Every year the last weekend of August comes around and a ‘old shores’ where I was born, along the harsh North Sea coast, close to Germany, call me back for a non-running related event – The Tønder Festival – one of the world’s blue-ribbon events for folk, cajun, jazz, blues, and other ‘hand-made’ music – an institution now in its 40th year which I have attended since my parents pushed me around the cobblestone streets of my medieval hometown in 1979.
When I was younger this was an invitation to unbridled debauchery – four to five days with barely a wink of sleep and certainly not a minute entirely sober. The music was just an excuse for a non-stop party with the big gang of guys that used to make up ‘our clique’ – more than 15 strong at some stage.
Much has changed since then. The ‘regular gang’ has whittled down to three or four souls who still feel enough of a connection with my home town Tønder to return there. Others have seen there parents move away or have simply lost interest, fully absorbed in their new lives.
A slightly tired but not too ragged ‘post-Festival’ selfie on the way home –>
I have lived many new ‘lives’ – first moving to the relatively bigger city of Aarhus for a six year long study to acquire my Master of Science degree. During those years I came back without a fail every August. So I did during my brief six months living in Sunderland as an Erasmus exchange student and so I have done every year since emigrating to Ireland and first spending a busy 5 years in Dublin before settling down for the more tranquil and sedate lifestyle in the Wicklow Mountains.
Before I was a runner…
Before I was a runner I paid scant attention to my health and, like most teenagers and young ‘twenty-somethings’, I had no regard for any damage done by alcohol and hard living. Running changed – first by dropping my long-standing habit of 2-3 nights out per week. For almost 2 years I barely touched a drop after first taking up the start. After that ‘cleanse’ I reverted to a more balanced approach of allowing a few rare occasions every year where the ‘temple’ could be desecrated.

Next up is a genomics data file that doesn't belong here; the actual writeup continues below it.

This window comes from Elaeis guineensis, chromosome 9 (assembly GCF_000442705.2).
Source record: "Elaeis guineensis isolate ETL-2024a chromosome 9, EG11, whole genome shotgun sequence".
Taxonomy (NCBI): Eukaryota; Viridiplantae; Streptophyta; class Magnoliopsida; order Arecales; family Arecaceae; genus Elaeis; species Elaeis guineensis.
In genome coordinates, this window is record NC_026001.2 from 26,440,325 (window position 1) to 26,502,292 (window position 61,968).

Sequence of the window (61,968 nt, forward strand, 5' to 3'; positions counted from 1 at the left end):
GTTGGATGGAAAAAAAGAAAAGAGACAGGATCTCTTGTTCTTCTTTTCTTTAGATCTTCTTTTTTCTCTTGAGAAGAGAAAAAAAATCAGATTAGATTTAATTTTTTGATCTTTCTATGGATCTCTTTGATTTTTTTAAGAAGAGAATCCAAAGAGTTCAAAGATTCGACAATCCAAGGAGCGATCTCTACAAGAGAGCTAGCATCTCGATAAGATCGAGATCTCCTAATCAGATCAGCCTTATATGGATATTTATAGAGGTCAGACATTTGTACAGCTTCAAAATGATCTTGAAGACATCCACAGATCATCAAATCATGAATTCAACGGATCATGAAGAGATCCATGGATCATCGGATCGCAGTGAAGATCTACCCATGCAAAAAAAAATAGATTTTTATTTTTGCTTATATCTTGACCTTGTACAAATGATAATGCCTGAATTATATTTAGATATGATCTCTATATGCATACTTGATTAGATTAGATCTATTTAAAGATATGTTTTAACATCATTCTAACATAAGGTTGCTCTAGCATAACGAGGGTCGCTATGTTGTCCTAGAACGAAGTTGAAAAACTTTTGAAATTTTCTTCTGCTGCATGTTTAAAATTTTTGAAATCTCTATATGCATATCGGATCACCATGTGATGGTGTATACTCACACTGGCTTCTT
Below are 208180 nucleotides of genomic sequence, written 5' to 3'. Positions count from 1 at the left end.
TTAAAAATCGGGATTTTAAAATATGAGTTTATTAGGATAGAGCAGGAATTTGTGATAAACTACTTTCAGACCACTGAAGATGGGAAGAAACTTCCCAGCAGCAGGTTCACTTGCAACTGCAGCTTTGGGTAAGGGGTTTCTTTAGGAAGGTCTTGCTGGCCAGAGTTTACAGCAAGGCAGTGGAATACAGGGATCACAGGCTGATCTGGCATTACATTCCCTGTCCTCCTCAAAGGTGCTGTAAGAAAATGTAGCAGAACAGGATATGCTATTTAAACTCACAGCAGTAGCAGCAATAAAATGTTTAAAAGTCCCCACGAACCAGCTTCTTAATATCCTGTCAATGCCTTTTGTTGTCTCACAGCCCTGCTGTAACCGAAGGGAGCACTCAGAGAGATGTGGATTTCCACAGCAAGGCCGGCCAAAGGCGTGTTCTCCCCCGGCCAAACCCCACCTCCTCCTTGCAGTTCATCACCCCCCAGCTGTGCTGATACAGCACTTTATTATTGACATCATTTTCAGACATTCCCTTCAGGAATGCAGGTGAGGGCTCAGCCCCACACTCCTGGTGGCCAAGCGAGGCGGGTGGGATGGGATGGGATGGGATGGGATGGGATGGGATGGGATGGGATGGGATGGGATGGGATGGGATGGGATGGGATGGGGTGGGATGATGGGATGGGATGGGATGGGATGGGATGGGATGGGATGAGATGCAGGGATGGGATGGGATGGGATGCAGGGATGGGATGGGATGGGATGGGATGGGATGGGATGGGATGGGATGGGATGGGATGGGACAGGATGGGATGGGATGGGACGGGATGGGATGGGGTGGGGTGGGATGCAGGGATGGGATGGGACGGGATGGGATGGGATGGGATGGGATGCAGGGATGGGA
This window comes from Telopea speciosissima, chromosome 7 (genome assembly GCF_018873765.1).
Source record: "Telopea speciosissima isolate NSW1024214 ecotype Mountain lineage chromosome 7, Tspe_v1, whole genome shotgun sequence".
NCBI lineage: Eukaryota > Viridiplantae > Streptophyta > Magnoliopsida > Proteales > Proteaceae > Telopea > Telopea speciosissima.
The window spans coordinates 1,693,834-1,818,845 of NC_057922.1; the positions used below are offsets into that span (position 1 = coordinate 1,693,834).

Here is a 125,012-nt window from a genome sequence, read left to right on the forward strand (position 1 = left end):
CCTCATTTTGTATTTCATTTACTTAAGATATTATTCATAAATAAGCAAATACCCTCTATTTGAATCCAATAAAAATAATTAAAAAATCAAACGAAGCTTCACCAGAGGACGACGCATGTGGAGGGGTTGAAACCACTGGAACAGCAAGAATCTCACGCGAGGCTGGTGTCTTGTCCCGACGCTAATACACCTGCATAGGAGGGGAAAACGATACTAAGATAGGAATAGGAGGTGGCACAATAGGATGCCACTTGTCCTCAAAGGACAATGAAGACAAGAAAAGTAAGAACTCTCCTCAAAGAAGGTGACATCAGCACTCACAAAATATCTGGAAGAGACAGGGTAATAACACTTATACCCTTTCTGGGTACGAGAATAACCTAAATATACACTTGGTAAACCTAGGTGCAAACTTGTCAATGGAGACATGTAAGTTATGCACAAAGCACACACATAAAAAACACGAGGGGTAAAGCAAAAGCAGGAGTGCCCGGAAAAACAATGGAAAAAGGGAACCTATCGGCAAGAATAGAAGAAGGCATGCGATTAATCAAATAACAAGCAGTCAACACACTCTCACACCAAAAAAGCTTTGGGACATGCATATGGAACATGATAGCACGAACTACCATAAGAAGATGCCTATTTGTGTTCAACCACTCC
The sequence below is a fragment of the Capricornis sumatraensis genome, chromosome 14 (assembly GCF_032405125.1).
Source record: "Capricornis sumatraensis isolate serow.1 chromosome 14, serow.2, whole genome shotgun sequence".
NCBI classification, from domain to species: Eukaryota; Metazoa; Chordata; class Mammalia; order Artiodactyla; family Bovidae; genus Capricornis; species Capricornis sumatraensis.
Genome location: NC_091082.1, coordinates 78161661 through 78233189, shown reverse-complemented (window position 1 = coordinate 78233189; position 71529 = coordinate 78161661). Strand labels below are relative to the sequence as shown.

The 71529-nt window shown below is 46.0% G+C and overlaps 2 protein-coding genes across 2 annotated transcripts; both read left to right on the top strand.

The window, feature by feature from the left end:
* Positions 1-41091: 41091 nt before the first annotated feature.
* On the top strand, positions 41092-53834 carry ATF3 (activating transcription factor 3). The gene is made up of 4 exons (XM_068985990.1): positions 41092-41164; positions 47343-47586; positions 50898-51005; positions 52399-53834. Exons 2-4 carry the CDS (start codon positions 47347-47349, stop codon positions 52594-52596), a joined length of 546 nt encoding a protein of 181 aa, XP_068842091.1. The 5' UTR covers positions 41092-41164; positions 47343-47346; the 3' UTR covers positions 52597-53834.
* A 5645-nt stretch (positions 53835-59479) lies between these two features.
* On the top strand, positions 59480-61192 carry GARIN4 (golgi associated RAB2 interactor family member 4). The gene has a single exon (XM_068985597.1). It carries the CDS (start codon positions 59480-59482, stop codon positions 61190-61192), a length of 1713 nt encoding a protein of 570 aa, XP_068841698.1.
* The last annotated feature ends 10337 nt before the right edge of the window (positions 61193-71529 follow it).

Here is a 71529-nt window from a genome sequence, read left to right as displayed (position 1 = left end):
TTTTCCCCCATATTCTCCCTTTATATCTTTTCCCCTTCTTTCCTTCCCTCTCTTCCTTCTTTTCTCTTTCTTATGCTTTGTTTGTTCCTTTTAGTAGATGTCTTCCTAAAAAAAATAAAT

The Festival falls at a slightly inopportune time for the running calendar, although not the worst, standing at the beginning of the Autumn season. Even with the type of well-paced, slightly moderated, drinking that you acquire in your thirties, and the copious amounts of fresh air and walking you do during such an event, it can leave you feeling less than ideal for up to two weeks and disrupt runner’s notions such as mileage and training.
I decided early on to make no attempt to run during the actual travel days and festival itself – getting my exercise instead from all the walking and standing and the job as a volunteer bartender which both myself, some of my old mates and my parents do for 20 hours each festival. In some years I have awoken in my tent and then started the day by running the mile back to my parent’s house for a shower before having a quick snooze and then hitting the main plaza again. This morning run works a treat to flush out potential hangovers.
This year I was determined to avoid as much damage as possible, so I read Mark Sisson’s interesting piece on a natural approach to curing hang-overs. The best solution is naturally to not touch a drop but then you also have to eschew the fun at such events AND deal with a constant barrage of questions as to why you are not hitting the bottles. Since the point of a festival is to indulge in unrestricted lifestyle – i.e. living as if there is no tomorrow for a change, that approach doesn’t work. Early graves are full of worriers who think any toxin will confine them to an early grave. We are sturdier than that.
I followed some of Mark’s advice this year and also purchased a tablet that has come in vogue in Denmark made of a mixture of vitamins and extract from the Mexican Nopal cactus plant. I wasn’t too interested in the research on whether it actually works as it is one of those things that it is cheap enough to ‘just try it and hope for the best’. In addition, I took dioralyte before bed and upon waking up in the morning and focused on fatty food which helps fortify the body against alcohol. The last thing the body needs when drinking is to process tons of refined carbohydrates. That said, I now live by a principle during festivals and chosen festivities called ‘no guilt/no restrictions’ – so during the Festival I eat whatever I want.
I’m glad to report it worked a treat – I barely felt any hangover at any stage, came home without the usual bout of ‘post-Festival cold’ and could resume both work and training with only one or two days of feeling ‘sub-optimal’.
Is this the right approach? Here’s my take – if I was about to run a marathon in around 2 hours 30 minutes or similar standard – I might take a few years break from the Festival altogether. Until then, it’s too good an opportunity to reconnect with my ‘old life’, see old friends and catch up with family to take off my early calendar. My current athletic prowess simply doesn’t yet justify taking away the last few periods of ‘unclean living’ in each year. But while we do it – it doesn’t hurt to look after the body’s recovery from the alcohol as well as you would the recovery from a workout.